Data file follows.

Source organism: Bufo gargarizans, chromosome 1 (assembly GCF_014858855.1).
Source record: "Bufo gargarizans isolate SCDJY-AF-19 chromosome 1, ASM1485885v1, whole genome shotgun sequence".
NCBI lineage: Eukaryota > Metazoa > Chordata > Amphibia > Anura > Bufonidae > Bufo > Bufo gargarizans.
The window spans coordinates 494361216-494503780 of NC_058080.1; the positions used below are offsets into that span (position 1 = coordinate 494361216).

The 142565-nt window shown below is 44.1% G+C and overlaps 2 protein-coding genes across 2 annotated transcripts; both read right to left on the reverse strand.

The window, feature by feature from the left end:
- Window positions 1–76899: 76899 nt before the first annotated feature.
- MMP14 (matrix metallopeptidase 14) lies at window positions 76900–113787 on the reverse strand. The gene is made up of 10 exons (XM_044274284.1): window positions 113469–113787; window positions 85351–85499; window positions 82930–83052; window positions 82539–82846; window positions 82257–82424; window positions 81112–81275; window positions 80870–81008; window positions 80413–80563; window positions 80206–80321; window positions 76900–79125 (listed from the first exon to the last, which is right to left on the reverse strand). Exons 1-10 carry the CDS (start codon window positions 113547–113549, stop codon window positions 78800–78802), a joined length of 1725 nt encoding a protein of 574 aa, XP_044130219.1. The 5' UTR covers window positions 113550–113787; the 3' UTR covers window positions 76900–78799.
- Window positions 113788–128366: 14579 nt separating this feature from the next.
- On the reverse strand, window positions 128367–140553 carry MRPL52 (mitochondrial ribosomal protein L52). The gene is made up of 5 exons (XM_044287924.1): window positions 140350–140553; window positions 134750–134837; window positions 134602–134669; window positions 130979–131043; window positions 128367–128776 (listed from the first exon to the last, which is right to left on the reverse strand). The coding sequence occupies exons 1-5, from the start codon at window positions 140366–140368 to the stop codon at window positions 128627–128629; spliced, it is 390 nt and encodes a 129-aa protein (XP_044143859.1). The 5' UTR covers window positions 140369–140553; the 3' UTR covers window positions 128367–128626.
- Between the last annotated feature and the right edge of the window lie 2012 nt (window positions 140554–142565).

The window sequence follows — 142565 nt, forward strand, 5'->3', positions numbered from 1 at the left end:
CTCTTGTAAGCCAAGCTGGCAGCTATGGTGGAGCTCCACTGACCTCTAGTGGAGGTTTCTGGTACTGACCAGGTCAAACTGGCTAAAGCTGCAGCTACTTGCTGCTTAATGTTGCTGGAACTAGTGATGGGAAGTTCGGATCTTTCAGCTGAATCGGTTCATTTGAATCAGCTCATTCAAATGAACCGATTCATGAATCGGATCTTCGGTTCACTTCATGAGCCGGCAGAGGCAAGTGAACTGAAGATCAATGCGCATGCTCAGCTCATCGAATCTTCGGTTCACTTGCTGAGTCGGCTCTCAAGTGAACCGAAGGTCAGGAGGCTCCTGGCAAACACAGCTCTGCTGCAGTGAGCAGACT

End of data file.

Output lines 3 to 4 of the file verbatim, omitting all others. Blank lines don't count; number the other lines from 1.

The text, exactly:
NCBI lineage: Eukaryota > Metazoa > Chordata > Amphibia > Anura > Bufonidae > Bufo > Bufo gargarizans.
The window spans coordinates 494361216-494503780 of NC_058080.1; the positions used below are offsets into that span (position 1 = coordinate 494361216).